nem a kertbe lép ki Ági
it is not into the garden that Ági steps (e.g. it's onto the patio)
nem a répülőgépre szállok fel
I do not board the plane (e.g. rather, the train)
nem szállok fel a répülőgépre
I do not board the plane (neutral negative)
nem megyek vissza Londonba
I'm not going back to London
nem Londonba megyek vissza
I'm not going back to London (e.g. rather, Atlanta)
ne menj vissza Londonba! ne menj el!
Don't go back to London! Don't go away!
When a sentece is a question, using an interrogative word, the question word comes first and the
coverb splits and follows the stem. Question words include ki, mi, hol, etc; all their
flexional forms (ki: kit, kinek, kire, kiból; mi: mikor, miért); all their directional forms (hol: hová, honnan), etc.
kik mentek be?
who (pl) went out?
melyik répülőgépre száll fel
which plane does she board?
mit írsz le?
what do you write down?
hová mész el?
where are you going? Whither do you go?
ne menj vissza Londonba! Ne menj el!
Don't go back to London! Don't go away!
Emphasising the coverb
To emphasise the coverb, it splits from the stem but remains in front of the verb.
vissza megyek Londonba
I'm going back to London
he came here (e.g. not there)
she stood to the side (e.g. not in the middle)
When an auxillary verb is in the sentence, the coverb splits from the stem
and sits in front of the auxilliary. N.B. if there is also a question word, the coverb stays attached!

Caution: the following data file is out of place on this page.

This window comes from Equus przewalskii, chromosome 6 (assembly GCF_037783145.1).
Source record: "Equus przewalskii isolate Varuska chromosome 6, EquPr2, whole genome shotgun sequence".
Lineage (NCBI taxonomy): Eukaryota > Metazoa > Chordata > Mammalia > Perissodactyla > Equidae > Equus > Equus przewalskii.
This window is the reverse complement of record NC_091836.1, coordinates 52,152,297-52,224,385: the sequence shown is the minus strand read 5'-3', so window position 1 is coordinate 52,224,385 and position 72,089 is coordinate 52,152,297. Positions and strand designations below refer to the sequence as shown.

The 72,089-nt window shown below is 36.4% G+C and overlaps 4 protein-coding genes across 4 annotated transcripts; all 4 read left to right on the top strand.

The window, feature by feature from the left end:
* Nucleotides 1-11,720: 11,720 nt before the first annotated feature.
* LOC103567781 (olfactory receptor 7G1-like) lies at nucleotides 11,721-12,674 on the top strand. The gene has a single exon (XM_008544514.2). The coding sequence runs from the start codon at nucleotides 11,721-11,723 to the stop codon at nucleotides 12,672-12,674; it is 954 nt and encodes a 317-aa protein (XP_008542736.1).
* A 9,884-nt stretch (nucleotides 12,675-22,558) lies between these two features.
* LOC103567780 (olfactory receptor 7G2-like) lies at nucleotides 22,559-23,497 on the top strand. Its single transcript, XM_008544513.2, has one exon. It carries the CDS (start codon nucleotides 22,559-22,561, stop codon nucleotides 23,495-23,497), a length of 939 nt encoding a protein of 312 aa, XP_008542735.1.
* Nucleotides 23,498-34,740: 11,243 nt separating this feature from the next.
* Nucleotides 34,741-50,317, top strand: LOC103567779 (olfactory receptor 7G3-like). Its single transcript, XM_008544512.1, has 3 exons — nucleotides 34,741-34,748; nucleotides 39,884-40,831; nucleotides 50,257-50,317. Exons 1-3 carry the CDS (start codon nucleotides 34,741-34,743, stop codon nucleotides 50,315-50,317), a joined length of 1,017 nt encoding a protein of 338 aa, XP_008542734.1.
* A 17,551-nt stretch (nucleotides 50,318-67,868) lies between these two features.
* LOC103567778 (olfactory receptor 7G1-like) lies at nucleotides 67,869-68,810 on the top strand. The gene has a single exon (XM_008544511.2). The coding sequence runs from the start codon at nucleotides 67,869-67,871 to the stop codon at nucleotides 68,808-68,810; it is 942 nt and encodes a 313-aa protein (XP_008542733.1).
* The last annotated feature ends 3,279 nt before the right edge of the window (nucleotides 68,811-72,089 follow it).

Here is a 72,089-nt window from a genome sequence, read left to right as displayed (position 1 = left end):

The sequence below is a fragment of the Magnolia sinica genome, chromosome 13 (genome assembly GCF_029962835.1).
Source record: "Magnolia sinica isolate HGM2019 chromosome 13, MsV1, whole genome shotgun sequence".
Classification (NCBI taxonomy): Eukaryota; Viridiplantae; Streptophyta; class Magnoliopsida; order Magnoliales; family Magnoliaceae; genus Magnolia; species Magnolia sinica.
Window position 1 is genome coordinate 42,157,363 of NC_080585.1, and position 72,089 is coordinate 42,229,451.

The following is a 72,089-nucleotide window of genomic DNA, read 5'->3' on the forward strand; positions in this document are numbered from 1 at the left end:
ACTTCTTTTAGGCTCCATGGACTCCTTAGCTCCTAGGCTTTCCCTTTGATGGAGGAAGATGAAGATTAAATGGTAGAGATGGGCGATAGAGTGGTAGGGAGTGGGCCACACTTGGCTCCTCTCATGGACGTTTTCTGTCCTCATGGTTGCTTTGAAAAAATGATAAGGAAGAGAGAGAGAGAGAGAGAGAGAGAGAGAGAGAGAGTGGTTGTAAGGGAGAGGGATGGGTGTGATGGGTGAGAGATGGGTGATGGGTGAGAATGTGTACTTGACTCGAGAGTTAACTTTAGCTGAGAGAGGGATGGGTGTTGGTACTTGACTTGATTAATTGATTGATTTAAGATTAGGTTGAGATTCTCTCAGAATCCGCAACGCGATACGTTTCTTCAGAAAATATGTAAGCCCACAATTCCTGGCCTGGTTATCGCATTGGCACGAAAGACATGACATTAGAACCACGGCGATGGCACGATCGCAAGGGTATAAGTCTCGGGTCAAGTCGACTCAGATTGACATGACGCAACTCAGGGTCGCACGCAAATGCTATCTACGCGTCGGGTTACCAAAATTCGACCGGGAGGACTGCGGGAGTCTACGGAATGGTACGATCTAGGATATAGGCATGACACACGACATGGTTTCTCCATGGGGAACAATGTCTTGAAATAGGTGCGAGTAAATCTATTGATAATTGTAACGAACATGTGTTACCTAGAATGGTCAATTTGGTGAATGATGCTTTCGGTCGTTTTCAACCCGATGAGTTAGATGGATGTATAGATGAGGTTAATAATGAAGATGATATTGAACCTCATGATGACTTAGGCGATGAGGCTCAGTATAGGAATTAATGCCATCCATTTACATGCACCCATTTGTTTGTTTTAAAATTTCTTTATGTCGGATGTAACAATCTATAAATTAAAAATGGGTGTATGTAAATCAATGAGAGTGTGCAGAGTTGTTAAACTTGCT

ki fogok lépni a kertbe
I will step out into the garden
fel lehet szállni répülőgépre
it is possible to board the plane
Similar sentences with question word and with/without auxilliary verb:
mikor fogsz hazamenni?
when will you go home? Note how the coverb stays attached.
mikor mész haza?
when do you go home? The rule about question words forces this to detatch.
Answering questions with coverbs
When a neutral question is asked, one that has a coverb and has a yes/no answer,
it is answered in the affirmative by simply repeating the coverb.
Kiszálltam a vonatból? Ki.
Did you alight from the train? Yes.
Bevettem a gyógyszert? Be.
Did you buy the medicine? Yes.
Felírta a számát? Fel.
Did you tot up his bill? Yes.
Megitta a sörömet? Meg.
Did he drink my beer? Yes.
Other handy uses of coverb splitting
Here are two other uses of splitting coverbs.
To show that a verb is done in one way, and then in another, opposite way, you can take two opposite coverbs
and apply both. For example, to show a to/fro motion, an in/out movement, etc.
The two coverbs are both detatched from the verb, preceed it, and are hyphenated.
walking up and down.
travelling there and back. Note, an "oda-vissza" ticket is a return ticket.
pacing up and down, here and there
To show that an action stops and starts frequently, or repeats frequently after pauses, one can double-up the coverb.
The pair are hyphenated but the second remains attached to the verb.
meg-megáll: Az öreg néni lassan ment és közben meg-megállt.
the old lady went slowly and during this she stopped and started
they quarrel, make up, quarrel again, etc.
You may see this feature of grammar in books but it's not colloquial.